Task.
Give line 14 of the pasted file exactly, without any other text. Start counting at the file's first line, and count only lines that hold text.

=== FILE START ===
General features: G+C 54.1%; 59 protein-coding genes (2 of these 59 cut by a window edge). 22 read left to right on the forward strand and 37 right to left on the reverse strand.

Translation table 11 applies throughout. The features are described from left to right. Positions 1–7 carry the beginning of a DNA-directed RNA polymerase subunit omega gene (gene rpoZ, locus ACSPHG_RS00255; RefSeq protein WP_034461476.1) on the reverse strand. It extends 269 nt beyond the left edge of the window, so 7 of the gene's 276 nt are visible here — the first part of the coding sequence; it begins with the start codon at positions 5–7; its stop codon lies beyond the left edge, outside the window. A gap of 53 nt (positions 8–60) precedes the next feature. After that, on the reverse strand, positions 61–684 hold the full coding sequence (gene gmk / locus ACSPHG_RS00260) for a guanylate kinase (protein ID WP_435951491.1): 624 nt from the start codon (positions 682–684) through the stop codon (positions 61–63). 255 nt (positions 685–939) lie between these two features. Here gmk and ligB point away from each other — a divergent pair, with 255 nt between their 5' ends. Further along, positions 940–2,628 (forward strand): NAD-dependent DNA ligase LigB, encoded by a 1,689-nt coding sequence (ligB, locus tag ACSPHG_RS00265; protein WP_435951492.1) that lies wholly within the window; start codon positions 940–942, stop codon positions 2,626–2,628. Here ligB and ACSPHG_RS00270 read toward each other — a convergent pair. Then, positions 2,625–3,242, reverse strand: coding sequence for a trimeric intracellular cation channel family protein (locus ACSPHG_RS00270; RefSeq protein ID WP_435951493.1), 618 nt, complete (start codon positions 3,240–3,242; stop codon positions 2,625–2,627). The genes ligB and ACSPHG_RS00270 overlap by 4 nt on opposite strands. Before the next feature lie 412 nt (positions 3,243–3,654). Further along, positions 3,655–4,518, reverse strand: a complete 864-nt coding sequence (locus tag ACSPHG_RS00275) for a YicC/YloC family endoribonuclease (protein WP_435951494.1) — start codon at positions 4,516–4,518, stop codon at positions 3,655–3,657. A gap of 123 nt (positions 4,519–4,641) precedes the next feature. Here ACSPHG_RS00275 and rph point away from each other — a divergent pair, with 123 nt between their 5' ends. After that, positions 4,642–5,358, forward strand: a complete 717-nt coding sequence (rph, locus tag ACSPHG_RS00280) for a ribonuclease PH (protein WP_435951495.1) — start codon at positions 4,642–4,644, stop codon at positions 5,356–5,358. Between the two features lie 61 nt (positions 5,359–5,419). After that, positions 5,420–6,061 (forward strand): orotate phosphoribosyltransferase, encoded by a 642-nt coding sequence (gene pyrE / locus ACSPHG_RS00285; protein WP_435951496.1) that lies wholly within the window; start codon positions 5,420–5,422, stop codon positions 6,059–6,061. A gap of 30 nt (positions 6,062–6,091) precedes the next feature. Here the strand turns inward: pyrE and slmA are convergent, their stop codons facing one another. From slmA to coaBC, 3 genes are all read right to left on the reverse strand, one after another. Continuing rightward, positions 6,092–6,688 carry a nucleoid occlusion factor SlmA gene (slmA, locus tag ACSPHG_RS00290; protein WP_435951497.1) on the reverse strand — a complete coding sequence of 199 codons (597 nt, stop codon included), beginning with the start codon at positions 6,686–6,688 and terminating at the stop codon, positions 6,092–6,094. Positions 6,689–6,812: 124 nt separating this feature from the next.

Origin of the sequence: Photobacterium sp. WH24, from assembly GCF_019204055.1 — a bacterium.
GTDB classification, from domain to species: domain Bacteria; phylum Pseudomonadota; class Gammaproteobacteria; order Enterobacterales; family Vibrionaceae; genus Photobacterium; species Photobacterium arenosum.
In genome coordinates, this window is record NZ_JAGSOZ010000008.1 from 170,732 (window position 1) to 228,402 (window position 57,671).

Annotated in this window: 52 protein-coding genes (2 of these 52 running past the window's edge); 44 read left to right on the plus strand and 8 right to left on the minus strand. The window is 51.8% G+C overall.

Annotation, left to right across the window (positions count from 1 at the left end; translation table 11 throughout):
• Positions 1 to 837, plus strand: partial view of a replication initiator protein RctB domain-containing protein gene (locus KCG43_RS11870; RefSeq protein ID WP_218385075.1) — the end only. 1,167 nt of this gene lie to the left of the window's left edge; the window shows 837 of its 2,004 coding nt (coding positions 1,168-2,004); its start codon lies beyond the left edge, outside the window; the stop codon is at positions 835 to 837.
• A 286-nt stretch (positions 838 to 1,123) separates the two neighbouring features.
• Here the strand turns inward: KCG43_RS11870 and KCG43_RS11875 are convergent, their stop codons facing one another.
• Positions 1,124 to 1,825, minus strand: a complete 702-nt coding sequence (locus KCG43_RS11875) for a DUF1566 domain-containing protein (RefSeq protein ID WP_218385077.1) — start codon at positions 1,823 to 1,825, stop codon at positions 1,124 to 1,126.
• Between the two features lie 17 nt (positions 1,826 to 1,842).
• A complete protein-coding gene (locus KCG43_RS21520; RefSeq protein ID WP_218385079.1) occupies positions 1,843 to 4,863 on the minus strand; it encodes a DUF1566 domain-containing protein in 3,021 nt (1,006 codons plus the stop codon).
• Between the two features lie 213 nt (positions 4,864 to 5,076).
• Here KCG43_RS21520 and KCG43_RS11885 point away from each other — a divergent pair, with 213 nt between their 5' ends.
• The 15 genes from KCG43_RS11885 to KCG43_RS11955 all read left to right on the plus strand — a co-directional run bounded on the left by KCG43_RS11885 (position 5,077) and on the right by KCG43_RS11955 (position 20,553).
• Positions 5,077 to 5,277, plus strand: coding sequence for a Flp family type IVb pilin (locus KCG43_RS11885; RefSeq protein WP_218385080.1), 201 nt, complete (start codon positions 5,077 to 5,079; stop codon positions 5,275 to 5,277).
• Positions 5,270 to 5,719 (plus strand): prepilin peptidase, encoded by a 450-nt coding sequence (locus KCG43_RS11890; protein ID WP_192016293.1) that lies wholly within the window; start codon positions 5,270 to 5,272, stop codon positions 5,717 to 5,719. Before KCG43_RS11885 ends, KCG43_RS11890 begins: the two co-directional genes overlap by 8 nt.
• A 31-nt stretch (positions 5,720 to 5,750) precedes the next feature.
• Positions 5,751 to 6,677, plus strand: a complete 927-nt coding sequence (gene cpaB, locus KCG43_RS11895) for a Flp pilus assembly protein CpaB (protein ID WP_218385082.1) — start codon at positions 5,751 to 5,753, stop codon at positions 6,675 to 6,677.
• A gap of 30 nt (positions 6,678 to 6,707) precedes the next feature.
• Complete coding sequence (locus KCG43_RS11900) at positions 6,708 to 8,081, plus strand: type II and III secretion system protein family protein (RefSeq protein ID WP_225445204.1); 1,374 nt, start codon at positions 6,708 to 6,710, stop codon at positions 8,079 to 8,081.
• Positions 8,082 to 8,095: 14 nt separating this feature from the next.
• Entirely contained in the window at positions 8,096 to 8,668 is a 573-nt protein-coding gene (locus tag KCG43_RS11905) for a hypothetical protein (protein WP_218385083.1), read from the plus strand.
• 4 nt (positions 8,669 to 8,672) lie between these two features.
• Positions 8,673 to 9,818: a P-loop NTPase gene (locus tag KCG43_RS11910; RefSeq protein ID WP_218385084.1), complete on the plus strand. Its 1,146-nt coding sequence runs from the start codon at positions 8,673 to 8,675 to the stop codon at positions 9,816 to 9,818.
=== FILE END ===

• Between the two features lie 213 nt (positions 4,864 to 5,076).